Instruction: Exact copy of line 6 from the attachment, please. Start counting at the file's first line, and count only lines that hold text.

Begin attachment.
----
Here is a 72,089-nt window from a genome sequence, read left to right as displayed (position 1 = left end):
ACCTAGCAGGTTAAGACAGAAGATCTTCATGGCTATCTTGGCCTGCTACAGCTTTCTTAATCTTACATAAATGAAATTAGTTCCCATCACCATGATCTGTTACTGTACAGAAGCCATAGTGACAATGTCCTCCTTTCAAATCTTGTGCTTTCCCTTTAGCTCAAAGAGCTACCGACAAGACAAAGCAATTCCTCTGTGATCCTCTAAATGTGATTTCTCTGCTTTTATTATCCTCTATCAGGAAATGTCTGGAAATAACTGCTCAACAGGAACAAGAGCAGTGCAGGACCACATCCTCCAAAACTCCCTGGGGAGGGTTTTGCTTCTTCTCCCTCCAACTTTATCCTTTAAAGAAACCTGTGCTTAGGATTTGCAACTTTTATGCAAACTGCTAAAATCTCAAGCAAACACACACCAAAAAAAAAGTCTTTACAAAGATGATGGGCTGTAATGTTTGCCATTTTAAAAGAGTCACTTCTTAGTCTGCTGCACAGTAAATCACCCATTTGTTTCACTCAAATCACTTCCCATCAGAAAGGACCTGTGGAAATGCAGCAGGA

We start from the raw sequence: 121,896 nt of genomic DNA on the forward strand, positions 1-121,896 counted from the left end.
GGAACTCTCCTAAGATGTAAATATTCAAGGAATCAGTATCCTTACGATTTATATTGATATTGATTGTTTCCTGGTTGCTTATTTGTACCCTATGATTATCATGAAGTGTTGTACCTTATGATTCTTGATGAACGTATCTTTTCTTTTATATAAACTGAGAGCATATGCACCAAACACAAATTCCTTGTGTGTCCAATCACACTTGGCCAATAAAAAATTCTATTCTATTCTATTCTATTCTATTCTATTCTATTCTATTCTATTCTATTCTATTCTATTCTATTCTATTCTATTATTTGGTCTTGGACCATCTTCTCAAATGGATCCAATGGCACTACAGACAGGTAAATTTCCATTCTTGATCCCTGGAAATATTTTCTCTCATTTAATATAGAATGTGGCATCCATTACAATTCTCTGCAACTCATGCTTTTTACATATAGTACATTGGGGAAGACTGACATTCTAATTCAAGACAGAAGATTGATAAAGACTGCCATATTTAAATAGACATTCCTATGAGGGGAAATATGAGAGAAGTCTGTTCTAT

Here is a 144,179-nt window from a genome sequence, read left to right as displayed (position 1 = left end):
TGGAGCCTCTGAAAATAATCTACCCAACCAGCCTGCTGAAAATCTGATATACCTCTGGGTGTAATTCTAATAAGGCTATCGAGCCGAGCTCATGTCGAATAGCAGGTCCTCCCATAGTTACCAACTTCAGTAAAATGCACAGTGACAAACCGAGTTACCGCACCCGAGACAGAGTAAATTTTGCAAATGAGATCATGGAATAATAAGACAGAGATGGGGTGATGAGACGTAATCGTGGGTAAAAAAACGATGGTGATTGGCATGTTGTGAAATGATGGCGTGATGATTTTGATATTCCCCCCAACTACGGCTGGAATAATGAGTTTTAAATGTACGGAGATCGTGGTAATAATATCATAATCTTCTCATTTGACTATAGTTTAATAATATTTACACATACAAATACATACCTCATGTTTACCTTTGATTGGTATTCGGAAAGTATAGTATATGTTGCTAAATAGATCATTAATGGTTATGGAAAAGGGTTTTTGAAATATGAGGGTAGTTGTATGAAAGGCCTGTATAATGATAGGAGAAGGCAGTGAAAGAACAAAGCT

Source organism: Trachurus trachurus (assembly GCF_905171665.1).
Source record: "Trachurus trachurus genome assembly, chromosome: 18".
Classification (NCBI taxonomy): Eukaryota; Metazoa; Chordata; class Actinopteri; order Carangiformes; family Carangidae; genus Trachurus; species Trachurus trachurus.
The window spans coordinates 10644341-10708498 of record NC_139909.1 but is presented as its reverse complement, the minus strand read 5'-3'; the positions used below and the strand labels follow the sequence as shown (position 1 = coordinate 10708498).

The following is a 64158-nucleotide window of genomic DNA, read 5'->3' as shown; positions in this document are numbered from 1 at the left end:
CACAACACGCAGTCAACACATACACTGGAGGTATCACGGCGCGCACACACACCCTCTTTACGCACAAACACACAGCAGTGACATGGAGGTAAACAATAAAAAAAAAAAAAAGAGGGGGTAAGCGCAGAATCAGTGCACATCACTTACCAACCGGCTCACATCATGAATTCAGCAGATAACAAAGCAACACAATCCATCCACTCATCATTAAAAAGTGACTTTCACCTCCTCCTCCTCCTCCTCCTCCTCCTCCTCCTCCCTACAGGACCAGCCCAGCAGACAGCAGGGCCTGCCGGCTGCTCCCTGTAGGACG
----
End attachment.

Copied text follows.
TGGAGCCTCTGAAAATAATCTACCCAACCAGCCTGCTGAAAATCTGATATACCTCTGGGTGTAATTCTAATAAGGCTATCGAGCCGAGCTCATGTCGAATAGCAGGTCCTCCCATAGTTACCAACTTCAGTAAAATGCACAGTGACAAACCGAGTTACCGCACCCGAGACAGAGTAAATTTTGCAAATGAGATCATGGAATAATAAGACAGAGATGGGGTGATGAGACGTAATCGTGGGTAAAAAAACGATGGTGATTGGCATGTTGTGAAATGATGGCGTGATGATTTTGATATTCCCCCCAACTACGGCTGGAATAATGAGTTTTAAATGTACGGAGATCGTGGTAATAATATCATAATCTTCTCATTTGACTATAGTTTAATAATATTTACACATACAAATACATACCTCATGTTTACCTTTGATTGGTATTCGGAAAGTATAGTATATGTTGCTAAATAGATCATTAATGGTTATGGAAAAGGGTTTTTGAAATATGAGGGTAGTTGTATGAAAGGCCTGTATAATGATAGGAGAAGGCAGTGAAAGAACAAAGCT